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Hey Coach: How can I improve my transitions?

Ask this question in a group of triathletes, and you’ll get countless different tips and opinions: Use elastic laces, or don’t use elastic laces. Go sockless, or don’t go sockless. Clip your shoes to your bike, or don’t clip your shoes to your bike. Sit down to put your shoes on, or stay standing. Don’t get me wrong – fellow triathletes are often fantastic sources of new ideas to try. But different things work better or worse for different people. Once you’ve pretty much figured out what works for you, here are three broad ways to improve your transitions.


1.     Be consistent. Do things the same way and in the same order every time. Regardless of whether you do sock-shoe-sock-shoe, or sock-sock-shoe-shoe, do it that way every single time. The consistency will help you rely on the repetition and muscle memory to get it right and be quicker about it. It’s like brushing your teeth – you probably do it the same way every time, and you don’t need to spend time thinking about it.


2.     Minimize the amount of stuff you have in your transition. I once met a first-time triathlete who took a neti pot into transition, in case he wanted to clean out his sinuses after the salt-water swim. (True story!) While that may be an extreme example, if your transition area is cluttered with extra stuff, it’s harder to move quickly and efficiently through your tight space, and it’s harder for your brain to process everything that is there and then make a decision on whether or not you need each of those items. The less you have to think about, the better.


Of course you may have a few critical “just in case” items. For example, I keep a spare pair of contacts and a hair tie in a little baggie. I probably won’t need them, but it would be a disaster if I did. Tuck that emergency baggie underneath your transition towel -- that way it’s there if you need it, but it won’t be in the way and you won’t need to think about it.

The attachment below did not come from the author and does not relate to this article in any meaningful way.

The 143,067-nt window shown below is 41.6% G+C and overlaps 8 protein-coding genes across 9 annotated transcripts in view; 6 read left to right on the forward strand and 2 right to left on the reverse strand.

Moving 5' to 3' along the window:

3.     PRACTICE. And then practice some more. Not only will this help you figure out what methods work for you, but it will also help you be more efficient and develop that consistency and muscle memory we talked about. Every brick workout is a chance to lay out your gear and practice your transition from bike to run at full speed. Every open water swim session is a chance to practice taking off your wetsuit quickly. Lay your stuff out in the driveway and practice both transitions at full speed. (Extra credit if you get a family member to hose you down so you’re practicing T1 while wet.) This is a good opportunity to practice your bike mounts and dismounts as well. Just smile and wave when your neighbors give you funny looks.


When in doubt, remember less is more. The less you have to think about in transition on race day when you’re full of adrenaline, the better. And I promise you can leave your neti pot at home.


Follow @coachalisonmiller


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